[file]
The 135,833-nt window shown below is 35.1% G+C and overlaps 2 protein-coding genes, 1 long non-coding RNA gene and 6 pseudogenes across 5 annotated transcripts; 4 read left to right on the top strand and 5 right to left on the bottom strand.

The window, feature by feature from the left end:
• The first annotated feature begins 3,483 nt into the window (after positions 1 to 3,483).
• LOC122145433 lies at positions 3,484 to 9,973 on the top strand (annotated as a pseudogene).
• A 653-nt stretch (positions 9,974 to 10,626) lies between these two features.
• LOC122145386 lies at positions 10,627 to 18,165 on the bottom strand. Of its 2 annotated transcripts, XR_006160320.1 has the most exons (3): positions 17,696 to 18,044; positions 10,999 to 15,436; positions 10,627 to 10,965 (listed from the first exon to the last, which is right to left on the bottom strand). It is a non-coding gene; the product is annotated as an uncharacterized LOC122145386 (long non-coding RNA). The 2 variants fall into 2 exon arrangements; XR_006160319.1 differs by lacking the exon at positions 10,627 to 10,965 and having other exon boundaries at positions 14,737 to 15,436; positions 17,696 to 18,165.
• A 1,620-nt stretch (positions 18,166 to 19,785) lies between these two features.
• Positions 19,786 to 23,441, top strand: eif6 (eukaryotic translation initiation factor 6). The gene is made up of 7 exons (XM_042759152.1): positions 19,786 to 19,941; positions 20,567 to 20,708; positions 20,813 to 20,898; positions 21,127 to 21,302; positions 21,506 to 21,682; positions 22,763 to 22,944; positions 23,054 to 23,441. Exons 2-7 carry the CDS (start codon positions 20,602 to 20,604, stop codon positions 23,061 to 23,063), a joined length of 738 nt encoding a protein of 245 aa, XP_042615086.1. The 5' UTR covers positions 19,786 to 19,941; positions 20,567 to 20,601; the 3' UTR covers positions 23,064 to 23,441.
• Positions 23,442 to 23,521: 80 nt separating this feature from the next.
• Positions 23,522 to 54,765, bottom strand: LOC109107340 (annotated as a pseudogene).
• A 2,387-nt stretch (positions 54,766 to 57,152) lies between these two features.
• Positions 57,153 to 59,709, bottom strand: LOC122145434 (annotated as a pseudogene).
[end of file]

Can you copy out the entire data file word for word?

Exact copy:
The 135,833-nt window shown below is 35.1% G+C and overlaps 2 protein-coding genes, 1 long non-coding RNA gene and 6 pseudogenes across 5 annotated transcripts; 4 read left to right on the top strand and 5 right to left on the bottom strand.

The window, feature by feature from the left end:
• The first annotated feature begins 3,483 nt into the window (after positions 1 to 3,483).
• LOC122145433 lies at positions 3,484 to 9,973 on the top strand (annotated as a pseudogene).
• A 653-nt stretch (positions 9,974 to 10,626) lies between these two features.
• LOC122145386 lies at positions 10,627 to 18,165 on the bottom strand. Of its 2 annotated transcripts, XR_006160320.1 has the most exons (3): positions 17,696 to 18,044; positions 10,999 to 15,436; positions 10,627 to 10,965 (listed from the first exon to the last, which is right to left on the bottom strand). It is a non-coding gene; the product is annotated as an uncharacterized LOC122145386 (long non-coding RNA). The 2 variants fall into 2 exon arrangements; XR_006160319.1 differs by lacking the exon at positions 10,627 to 10,965 and having other exon boundaries at positions 14,737 to 15,436; positions 17,696 to 18,165.
• A 1,620-nt stretch (positions 18,166 to 19,785) lies between these two features.
• Positions 19,786 to 23,441, top strand: eif6 (eukaryotic translation initiation factor 6). The gene is made up of 7 exons (XM_042759152.1): positions 19,786 to 19,941; positions 20,567 to 20,708; positions 20,813 to 20,898; positions 21,127 to 21,302; positions 21,506 to 21,682; positions 22,763 to 22,944; positions 23,054 to 23,441. Exons 2-7 carry the CDS (start codon positions 20,602 to 20,604, stop codon positions 23,061 to 23,063), a joined length of 738 nt encoding a protein of 245 aa, XP_042615086.1. The 5' UTR covers positions 19,786 to 19,941; positions 20,567 to 20,601; the 3' UTR covers positions 23,064 to 23,441.
• Positions 23,442 to 23,521: 80 nt separating this feature from the next.
• Positions 23,522 to 54,765, bottom strand: LOC109107340 (annotated as a pseudogene).
• A 2,387-nt stretch (positions 54,766 to 57,152) lies between these two features.
• Positions 57,153 to 59,709, bottom strand: LOC122145434 (annotated as a pseudogene).